Participating in God’s Plan

When it comes to our participation in God’s plans and purposes we need to keep in sight that:

  • God has a plan and it his plan that will prevail, we must therefore seek God in order that we might obediently align ourselves and join in with his will. (Romans 12:2)
  • God’s plan can be counter-intuitive or simply seem “off the wall” or even “unthinkable” from our perspective, in which case no planning method based on human wisdom can ever align with it.
  • Often God will only reveal his plan a step at a time; we therefore need to be attentive to him and flexible enough to be obedient to him as it is progressively revealed.
  • God’s wisdom is not man’s wisdom, which is the basis of man’s methods, so planning based solely on man’s method will likely miss the mark.
  • Methods can provide insight into situations enabling us to ask the right questions of God and so more intelligently seek his will.
  • Methods can enable us to think differently by developing new or different perspectives, releasing us to hear God when our thinking would otherwise constrain us only to the “thinkable”.
  • Methods can enable us to execute God’s plan, but we must always be attentive to God’s will, especially if he is progressively revealing his plan.
  • Nothing we do should be out of step with the Bible.

What can we do?

Apart from not using method to cut God out and not using methods that are in opposition to Biblical teaching, it is simply difficult to set out hard and fast rules about how to use methods for the Kingdom, they have their place.

When it comes to finding our direction, the more we can “tune in to God” the better. It’s his plans that prevail and it’s his purpose to which we need to be obedient. It’s here that using methods will at best cause us to ask God the right kind of questions. However, devising a Kingdom direction using human wisdom based methods alone will miss the mark.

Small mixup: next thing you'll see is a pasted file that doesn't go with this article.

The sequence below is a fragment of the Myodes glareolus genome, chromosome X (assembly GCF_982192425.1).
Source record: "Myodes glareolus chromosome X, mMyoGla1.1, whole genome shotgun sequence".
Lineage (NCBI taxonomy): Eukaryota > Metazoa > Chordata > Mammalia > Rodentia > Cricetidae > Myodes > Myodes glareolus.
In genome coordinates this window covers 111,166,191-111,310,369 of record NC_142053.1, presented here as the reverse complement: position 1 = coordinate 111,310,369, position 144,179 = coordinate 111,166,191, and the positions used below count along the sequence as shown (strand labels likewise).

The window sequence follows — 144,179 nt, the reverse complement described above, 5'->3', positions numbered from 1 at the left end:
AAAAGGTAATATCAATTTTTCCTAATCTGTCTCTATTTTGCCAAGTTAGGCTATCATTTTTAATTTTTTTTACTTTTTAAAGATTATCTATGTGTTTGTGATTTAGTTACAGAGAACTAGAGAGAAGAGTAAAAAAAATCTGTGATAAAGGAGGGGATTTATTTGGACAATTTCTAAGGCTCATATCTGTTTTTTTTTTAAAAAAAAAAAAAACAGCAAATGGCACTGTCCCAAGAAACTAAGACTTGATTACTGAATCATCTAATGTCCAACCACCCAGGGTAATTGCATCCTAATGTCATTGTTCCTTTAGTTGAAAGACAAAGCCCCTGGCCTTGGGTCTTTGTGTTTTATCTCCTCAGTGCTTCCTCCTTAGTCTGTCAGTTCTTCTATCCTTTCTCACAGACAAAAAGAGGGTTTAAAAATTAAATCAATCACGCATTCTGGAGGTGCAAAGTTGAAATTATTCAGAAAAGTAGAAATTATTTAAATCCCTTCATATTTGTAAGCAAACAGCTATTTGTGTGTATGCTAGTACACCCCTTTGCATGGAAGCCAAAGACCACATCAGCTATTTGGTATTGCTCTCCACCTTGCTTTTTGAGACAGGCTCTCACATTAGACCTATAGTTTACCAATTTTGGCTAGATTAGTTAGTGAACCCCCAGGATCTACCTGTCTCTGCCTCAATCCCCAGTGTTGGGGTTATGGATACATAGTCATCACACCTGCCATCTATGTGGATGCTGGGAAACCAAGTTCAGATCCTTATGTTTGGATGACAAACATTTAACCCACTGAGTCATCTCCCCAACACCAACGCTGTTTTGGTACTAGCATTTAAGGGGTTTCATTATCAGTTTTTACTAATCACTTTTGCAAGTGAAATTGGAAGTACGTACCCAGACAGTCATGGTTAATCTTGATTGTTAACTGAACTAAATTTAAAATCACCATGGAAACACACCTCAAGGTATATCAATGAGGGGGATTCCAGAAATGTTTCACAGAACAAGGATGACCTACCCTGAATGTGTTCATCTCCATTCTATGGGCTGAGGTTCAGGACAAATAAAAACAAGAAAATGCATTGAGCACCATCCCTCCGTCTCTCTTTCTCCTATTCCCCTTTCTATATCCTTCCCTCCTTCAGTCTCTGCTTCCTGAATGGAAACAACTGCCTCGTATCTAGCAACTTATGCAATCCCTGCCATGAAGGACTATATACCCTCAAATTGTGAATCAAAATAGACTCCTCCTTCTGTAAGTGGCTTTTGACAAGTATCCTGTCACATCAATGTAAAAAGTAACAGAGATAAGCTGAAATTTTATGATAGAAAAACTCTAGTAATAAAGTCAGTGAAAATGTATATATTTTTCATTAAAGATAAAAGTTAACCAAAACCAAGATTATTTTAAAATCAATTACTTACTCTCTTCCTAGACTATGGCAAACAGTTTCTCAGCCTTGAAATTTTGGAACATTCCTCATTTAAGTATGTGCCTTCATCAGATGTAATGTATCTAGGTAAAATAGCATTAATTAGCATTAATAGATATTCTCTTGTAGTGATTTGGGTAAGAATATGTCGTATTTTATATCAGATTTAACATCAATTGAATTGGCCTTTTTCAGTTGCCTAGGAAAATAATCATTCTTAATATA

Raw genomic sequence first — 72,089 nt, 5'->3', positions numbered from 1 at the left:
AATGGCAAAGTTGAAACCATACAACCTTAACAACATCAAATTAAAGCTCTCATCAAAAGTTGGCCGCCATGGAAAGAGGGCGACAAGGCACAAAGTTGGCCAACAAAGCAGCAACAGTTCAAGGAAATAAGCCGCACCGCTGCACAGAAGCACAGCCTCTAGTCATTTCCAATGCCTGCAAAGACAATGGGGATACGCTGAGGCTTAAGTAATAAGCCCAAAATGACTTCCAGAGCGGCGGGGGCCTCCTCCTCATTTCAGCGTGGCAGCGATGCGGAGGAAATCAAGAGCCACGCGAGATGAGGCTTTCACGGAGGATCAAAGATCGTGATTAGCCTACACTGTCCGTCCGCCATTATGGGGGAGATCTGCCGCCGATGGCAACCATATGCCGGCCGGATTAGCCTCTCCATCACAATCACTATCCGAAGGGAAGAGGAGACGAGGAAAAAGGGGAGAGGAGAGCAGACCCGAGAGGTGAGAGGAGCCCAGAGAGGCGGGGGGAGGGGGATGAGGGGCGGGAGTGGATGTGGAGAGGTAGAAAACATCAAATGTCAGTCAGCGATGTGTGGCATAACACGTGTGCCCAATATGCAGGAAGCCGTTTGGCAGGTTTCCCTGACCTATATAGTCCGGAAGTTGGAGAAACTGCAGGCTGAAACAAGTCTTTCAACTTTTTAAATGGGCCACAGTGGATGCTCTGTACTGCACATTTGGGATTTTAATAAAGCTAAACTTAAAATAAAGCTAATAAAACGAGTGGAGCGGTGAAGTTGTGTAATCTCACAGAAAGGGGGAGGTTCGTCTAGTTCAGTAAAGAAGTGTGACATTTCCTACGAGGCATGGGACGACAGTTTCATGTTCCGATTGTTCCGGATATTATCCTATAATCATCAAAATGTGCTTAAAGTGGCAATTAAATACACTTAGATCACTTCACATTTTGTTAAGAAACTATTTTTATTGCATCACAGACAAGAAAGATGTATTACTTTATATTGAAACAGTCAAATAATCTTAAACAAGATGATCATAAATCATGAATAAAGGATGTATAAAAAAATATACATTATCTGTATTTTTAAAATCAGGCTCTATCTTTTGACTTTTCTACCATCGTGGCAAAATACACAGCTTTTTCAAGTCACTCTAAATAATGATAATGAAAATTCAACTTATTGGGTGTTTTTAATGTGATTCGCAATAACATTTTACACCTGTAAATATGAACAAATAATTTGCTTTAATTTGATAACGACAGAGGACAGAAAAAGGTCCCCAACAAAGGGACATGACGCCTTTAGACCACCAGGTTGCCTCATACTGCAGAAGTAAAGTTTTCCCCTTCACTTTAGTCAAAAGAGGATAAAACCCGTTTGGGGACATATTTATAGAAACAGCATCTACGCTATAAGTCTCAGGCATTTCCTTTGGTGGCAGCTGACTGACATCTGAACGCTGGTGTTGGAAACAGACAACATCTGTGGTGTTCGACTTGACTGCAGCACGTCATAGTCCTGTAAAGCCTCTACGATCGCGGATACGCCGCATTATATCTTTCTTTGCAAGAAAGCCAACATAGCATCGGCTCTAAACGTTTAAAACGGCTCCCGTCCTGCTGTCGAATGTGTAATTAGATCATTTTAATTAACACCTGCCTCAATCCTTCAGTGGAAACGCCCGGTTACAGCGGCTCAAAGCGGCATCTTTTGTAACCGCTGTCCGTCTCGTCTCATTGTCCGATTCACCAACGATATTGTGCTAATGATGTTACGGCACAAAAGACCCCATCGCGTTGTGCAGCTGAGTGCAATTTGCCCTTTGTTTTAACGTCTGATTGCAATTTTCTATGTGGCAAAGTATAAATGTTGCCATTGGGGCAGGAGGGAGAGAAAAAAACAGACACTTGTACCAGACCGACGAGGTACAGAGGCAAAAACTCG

When it comes to executing a plan, then methods come into their own because they are the outworking of our God given ability, intelligence, knowledge and craftsmanship. However, we must concecrate ourselves, our thinking and our efforts, always keeping close to God to be certain we are going his way and are attentive when he reveals his plan progressively.

As leaders, Jesus is our role model and it is notable that he explained that what he did was the father’s will not his own. “So Jesus said to them, ‘Truly, truly, I say to you, the Son can do nothing of his own accord, but only what he sees the Father doing. For whatever the Father does, that the Son does likewise. For the Father loves the Son and shows him all that he himself is doing. And greater works than these will he show him, so that you may marvel.'” John 5:19&20. We know from the Gospel account that Jesus stayed close to his father through times alone in prayer. When it comes to working out plans and strategies that is where we must be also.


Take a moment to reflect upon how as a Servant Leader in God’s service you establish your plans.

  • How heavily do you reply upon methods to bring about the Kingdom?
  • How do you set about determining God’s direction and plan for you, your church or organisation?
  • Do you seek God’s direction at all levels of your work, even for the detailed activities?
  • Are you flexible enough to let God change your plans?

How far do you think it is appropriate to rely upon method when working out Kingdom plans?

This is part of a  three article series entitled “Man’s Plans and God’s Purposes” which looks at the issue of how we determine God’s plans and then execute them:

Part 1: Being Effective for the Kingdom

Part 2: According To Whose Plan?

Image: Patrick Hoesly Flickr